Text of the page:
Take a look at credit scores and credit reports in a bit more detail
They both show how you handle credit, but one’s a grade that’s shown as a numerical figure and the credit report is a summary of how you’ve been handling credit. Let’s take a look at credit scores and credit reports in a bit more detail.
A credit score is a number calculated by loan providers and is used when they need to decide if they can offer a loan to a potential customer. Your score is calculated using a number of factors, and scores may differ from lender to lender. Typically, a credit score will be somewhere between 0 and 700 and fall into one of the following bands:
Very poor – 0-279
Poor – 280-379
Fair – 380-419
Good – 420-465
Excellent – 466+
There are three main Credit Reference Agencies (CRAs) and they all have different maximum scores. A good credit score with:
- Callcredit is 4 out of 5
- Equifax is over 420 out of 700
- Experian is over 880 out of 999.
It’s also worth noting that the bands are just a guide. So, on the one hand, people with a fairly low score can often still receive credit and on the other hand, people with an excellent score may be turned down.
Factors considered in the score may include your payment history, the length of your credit history (including the age of your oldest account and the average age of all your accounts) and the types of credit in use, including mortgage, credit cards, store cards and any other loans.
People with a higher credit score are generally assumed to be lower risk for lending. However, your credit score will change throughout your life. Things like missing a mortgage, credit card or utility payment will see your rating fall.
There are several ways you can easily improve your credit score:
- Make sure you’re on the electoral register
- Cancel any credit cards you no longer use
- Try not to use up too much of your available credit, preferably stay 30% below each of your limits
- Never go over your credit limit or overdraft limit
- Make sure you have your name on some bills – especially utility bills or council tax
- Pay bills on time – never miss them
- Get copies of your credit reports from the three main Credit Reference Agencies (see further below) and request that any mistakes are fixed
- Try not to apply for lots of credit in a short period of time
- Whenever possible, make more than the minimum payment for credit card balances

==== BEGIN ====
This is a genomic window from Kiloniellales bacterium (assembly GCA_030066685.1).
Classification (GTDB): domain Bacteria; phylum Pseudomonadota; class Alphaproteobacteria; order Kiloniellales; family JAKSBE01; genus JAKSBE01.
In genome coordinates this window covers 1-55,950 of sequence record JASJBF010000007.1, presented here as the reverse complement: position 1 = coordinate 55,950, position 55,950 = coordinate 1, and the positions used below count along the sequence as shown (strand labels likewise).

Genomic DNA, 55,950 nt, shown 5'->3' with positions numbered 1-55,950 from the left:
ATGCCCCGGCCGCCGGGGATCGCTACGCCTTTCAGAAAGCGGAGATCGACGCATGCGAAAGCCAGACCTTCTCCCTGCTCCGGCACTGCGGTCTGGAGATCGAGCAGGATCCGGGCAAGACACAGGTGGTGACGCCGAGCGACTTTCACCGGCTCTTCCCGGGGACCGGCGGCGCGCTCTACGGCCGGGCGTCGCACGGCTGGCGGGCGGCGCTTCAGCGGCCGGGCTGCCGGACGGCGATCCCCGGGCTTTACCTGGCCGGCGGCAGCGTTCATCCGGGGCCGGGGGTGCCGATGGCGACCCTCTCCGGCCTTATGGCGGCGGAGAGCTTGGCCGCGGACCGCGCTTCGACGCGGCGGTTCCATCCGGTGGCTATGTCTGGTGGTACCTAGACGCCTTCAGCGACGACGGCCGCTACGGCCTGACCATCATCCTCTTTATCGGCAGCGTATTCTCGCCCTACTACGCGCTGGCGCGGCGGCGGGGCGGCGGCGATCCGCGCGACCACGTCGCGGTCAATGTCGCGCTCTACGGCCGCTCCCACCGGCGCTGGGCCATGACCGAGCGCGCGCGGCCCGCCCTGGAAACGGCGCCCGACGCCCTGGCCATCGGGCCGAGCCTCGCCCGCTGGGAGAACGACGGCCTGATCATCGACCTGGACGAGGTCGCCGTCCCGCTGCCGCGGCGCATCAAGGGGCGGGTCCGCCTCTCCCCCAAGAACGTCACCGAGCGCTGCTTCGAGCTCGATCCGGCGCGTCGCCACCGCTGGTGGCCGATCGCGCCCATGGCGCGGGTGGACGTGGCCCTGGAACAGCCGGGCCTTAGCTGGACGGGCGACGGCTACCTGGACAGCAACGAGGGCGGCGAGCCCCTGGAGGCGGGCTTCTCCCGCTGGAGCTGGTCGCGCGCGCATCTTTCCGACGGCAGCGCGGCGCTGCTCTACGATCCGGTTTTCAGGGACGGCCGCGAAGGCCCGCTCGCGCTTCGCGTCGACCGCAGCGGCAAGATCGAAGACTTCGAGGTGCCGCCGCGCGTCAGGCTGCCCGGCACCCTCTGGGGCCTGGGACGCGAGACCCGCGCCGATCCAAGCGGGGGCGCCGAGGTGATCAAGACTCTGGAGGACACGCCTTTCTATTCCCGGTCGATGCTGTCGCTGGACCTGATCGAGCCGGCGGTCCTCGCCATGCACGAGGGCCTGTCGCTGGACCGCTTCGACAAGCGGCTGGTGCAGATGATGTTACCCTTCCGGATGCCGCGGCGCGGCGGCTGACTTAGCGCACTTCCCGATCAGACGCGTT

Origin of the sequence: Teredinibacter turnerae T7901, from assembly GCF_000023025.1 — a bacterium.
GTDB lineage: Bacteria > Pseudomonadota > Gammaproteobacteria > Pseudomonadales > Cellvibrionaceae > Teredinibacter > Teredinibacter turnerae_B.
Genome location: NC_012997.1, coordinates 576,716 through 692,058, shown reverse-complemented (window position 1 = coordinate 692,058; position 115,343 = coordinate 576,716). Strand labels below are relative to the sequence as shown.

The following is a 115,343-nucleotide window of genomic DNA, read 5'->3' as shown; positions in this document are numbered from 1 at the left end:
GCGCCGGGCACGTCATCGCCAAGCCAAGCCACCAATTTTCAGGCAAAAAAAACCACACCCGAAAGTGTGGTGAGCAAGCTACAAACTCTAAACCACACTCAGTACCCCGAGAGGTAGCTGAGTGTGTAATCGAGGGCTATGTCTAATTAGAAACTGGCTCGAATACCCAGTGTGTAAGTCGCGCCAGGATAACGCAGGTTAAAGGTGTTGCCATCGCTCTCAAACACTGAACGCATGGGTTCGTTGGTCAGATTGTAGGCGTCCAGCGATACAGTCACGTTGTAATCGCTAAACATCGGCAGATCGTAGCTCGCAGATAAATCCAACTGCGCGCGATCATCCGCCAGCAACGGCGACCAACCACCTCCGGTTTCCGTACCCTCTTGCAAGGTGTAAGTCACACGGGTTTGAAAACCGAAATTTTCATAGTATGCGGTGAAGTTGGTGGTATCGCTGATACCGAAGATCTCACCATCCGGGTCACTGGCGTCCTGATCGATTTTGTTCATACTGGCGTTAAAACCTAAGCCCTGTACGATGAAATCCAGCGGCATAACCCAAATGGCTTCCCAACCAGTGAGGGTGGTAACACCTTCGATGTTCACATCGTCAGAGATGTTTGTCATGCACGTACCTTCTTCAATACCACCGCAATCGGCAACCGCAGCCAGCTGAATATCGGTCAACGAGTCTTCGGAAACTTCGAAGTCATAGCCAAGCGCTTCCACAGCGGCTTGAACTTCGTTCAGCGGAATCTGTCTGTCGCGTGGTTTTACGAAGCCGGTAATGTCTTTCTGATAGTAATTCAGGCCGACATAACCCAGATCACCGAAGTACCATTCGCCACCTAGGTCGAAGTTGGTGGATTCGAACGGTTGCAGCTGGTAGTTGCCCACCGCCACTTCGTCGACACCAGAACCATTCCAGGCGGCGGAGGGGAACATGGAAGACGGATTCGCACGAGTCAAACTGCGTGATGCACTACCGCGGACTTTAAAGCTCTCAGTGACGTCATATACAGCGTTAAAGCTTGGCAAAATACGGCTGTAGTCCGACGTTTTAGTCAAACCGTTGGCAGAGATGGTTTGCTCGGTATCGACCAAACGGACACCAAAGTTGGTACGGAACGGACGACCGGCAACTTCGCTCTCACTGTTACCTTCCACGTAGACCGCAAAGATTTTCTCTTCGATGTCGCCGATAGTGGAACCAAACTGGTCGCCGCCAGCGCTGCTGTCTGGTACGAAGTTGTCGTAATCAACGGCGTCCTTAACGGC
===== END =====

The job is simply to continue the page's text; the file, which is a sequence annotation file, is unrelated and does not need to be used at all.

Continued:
- Try not to move home a lot
You can find out more about how to improve your rating in our credit rating guide.
Your credit report contains details on your personal credit history, including mortgages, loans, credit cards, overdrafts and mobile phone contracts.
The credit report also includes your personal details such as name, date of birth and address, a note of any bankruptcies or defaults on payments and any financial links you have to other people, e.g. if you have a joint mortgage.
A credit report enables lenders to understand your financial habits and see how responsible you are. It will reveal:
- How much debt you’ve accumulated, including through loans, credit /store cards and your mortgage
- The debts you’ve already repaid
- Your long and short-term debt
- When you’ve gone over your credit limit
A credit report also lists all the recent lenders who’ve looked at your credit report and it will have a negative affect if you make lots of applications for credit within a short time. They know all this information because whenever you apply for a credit card, loan, or any other type of finance, the company you apply to will usually request a copy of your credit report from one of the three credit reporting agencies:
- TransUnion (formerly Callcredit)
All these credit agencies have a statutory obligation to provide you with your credit report for £2, which you can access online or by asking for a written copy. Check with each agency for details on how to get your report.
By checking your report, you can make sure that all the details are correct.
As part of your credit score is pulled from the credit report, it’s worth taking a look at your report every so often, especially before you look to apply for a loan or mortgage.